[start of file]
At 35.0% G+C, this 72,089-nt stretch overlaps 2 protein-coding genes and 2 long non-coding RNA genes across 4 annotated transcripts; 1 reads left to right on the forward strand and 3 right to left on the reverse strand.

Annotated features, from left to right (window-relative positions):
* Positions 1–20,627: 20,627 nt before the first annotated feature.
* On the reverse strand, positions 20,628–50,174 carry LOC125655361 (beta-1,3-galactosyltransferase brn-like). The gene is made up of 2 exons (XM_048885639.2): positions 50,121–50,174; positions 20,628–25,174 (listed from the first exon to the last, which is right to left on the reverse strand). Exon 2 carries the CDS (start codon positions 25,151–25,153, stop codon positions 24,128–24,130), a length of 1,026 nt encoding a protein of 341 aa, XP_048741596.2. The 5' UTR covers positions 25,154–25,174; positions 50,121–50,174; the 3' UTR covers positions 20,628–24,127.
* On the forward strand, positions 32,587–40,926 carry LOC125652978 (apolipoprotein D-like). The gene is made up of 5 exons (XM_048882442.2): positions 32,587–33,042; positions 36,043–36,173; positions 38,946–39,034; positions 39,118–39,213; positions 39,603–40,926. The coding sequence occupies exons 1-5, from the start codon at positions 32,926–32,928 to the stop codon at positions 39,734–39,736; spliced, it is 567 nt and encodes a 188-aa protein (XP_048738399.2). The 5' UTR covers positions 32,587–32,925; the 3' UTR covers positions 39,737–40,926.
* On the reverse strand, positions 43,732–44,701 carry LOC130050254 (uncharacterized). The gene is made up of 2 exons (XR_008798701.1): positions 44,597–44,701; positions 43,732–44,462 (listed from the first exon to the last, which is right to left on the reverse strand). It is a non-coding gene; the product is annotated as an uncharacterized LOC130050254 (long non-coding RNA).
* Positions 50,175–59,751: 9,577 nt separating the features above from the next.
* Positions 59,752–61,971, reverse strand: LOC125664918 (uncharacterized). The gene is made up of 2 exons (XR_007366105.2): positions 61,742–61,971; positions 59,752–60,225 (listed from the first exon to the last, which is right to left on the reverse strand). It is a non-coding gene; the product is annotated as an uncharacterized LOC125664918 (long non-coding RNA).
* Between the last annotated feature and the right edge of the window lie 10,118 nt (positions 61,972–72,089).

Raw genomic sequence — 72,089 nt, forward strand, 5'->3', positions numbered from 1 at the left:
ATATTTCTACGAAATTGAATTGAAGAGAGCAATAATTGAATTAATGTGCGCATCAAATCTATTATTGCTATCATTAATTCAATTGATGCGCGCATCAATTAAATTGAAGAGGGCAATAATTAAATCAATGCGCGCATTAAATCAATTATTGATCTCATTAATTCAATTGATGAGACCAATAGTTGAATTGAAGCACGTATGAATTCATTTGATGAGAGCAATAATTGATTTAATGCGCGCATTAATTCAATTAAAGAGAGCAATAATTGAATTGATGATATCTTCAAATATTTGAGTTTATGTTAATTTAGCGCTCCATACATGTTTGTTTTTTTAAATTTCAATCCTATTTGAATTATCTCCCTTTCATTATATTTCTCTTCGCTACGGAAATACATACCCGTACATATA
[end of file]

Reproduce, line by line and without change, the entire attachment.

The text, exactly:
At 35.0% G+C, this 72,089-nt stretch overlaps 2 protein-coding genes and 2 long non-coding RNA genes across 4 annotated transcripts; 1 reads left to right on the forward strand and 3 right to left on the reverse strand.

Annotated features, from left to right (window-relative positions):
* Positions 1–20,627: 20,627 nt before the first annotated feature.
* On the reverse strand, positions 20,628–50,174 carry LOC125655361 (beta-1,3-galactosyltransferase brn-like). The gene is made up of 2 exons (XM_048885639.2): positions 50,121–50,174; positions 20,628–25,174 (listed from the first exon to the last, which is right to left on the reverse strand). Exon 2 carries the CDS (start codon positions 25,151–25,153, stop codon positions 24,128–24,130), a length of 1,026 nt encoding a protein of 341 aa, XP_048741596.2. The 5' UTR covers positions 25,154–25,174; positions 50,121–50,174; the 3' UTR covers positions 20,628–24,127.
* On the forward strand, positions 32,587–40,926 carry LOC125652978 (apolipoprotein D-like). The gene is made up of 5 exons (XM_048882442.2): positions 32,587–33,042; positions 36,043–36,173; positions 38,946–39,034; positions 39,118–39,213; positions 39,603–40,926. The coding sequence occupies exons 1-5, from the start codon at positions 32,926–32,928 to the stop codon at positions 39,734–39,736; spliced, it is 567 nt and encodes a 188-aa protein (XP_048738399.2). The 5' UTR covers positions 32,587–32,925; the 3' UTR covers positions 39,737–40,926.
* On the reverse strand, positions 43,732–44,701 carry LOC130050254 (uncharacterized). The gene is made up of 2 exons (XR_008798701.1): positions 44,597–44,701; positions 43,732–44,462 (listed from the first exon to the last, which is right to left on the reverse strand). It is a non-coding gene; the product is annotated as an uncharacterized LOC130050254 (long non-coding RNA).
* Positions 50,175–59,751: 9,577 nt separating the features above from the next.
* Positions 59,752–61,971, reverse strand: LOC125664918 (uncharacterized). The gene is made up of 2 exons (XR_007366105.2): positions 61,742–61,971; positions 59,752–60,225 (listed from the first exon to the last, which is right to left on the reverse strand). It is a non-coding gene; the product is annotated as an uncharacterized LOC125664918 (long non-coding RNA).
* Between the last annotated feature and the right edge of the window lie 10,118 nt (positions 61,972–72,089).

Raw genomic sequence — 72,089 nt, forward strand, 5'->3', positions numbered from 1 at the left:
ATATTTCTACGAAATTGAATTGAAGAGAGCAATAATTGAATTAATGTGCGCATCAAATCTATTATTGCTATCATTAATTCAATTGATGCGCGCATCAATTAAATTGAAGAGGGCAATAATTAAATCAATGCGCGCATTAAATCAATTATTGATCTCATTAATTCAATTGATGAGACCAATAGTTGAATTGAAGCACGTATGAATTCATTTGATGAGAGCAATAATTGATTTAATGCGCGCATTAATTCAATTAAAGAGAGCAATAATTGAATTGATGATATCTTCAAATATTTGAGTTTATGTTAATTTAGCGCTCCATACATGTTTGTTTTTTTAAATTTCAATCCTATTTGAATTATCTCCCTTTCATTATATTTCTCTTCGCTACGGAAATACATACCCGTACATATA